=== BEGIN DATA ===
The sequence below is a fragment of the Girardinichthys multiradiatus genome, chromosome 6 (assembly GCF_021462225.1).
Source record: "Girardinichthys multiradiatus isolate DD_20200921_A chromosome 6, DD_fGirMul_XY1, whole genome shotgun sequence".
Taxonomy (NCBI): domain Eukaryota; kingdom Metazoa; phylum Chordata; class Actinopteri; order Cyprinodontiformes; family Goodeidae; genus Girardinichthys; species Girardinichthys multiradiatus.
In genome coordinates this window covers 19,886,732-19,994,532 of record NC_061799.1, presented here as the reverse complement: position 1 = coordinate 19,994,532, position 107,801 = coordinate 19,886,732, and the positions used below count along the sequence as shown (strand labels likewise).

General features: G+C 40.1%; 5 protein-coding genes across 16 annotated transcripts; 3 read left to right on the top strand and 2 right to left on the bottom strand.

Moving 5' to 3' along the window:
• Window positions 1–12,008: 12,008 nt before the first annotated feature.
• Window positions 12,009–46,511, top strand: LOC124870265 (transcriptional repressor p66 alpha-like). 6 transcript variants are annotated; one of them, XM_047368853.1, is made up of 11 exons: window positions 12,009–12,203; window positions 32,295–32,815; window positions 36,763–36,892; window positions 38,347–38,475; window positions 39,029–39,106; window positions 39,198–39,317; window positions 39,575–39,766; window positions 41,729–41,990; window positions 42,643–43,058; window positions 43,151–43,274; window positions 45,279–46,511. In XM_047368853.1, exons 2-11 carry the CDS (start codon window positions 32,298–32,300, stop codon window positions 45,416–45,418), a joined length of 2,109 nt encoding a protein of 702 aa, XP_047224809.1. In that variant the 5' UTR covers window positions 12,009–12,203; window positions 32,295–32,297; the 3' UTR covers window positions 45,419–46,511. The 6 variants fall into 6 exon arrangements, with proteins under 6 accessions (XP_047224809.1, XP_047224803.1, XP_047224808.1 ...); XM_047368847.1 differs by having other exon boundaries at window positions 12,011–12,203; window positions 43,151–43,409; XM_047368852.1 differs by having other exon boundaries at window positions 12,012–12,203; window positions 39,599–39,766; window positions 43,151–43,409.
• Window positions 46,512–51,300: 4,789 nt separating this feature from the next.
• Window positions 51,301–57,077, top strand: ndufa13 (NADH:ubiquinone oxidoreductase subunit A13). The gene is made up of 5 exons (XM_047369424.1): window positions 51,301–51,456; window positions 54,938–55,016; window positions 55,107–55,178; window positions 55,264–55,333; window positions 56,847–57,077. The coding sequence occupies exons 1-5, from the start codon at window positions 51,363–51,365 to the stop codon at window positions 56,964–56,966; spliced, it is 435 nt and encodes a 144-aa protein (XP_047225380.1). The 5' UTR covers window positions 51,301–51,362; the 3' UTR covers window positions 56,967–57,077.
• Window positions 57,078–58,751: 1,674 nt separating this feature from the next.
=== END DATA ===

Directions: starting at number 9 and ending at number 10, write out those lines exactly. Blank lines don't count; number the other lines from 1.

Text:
• Window positions 46,512–51,300: 4,789 nt separating this feature from the next.
• Window positions 51,301–57,077, top strand: ndufa13 (NADH:ubiquinone oxidoreductase subunit A13). The gene is made up of 5 exons (XM_047369424.1): window positions 51,301–51,456; window positions 54,938–55,016; window positions 55,107–55,178; window positions 55,264–55,333; window positions 56,847–57,077. The coding sequence occupies exons 1-5, from the start codon at window positions 51,363–51,365 to the stop codon at window positions 56,964–56,966; spliced, it is 435 nt and encodes a 144-aa protein (XP_047225380.1). The 5' UTR covers window positions 51,301–51,362; the 3' UTR covers window positions 56,967–57,077.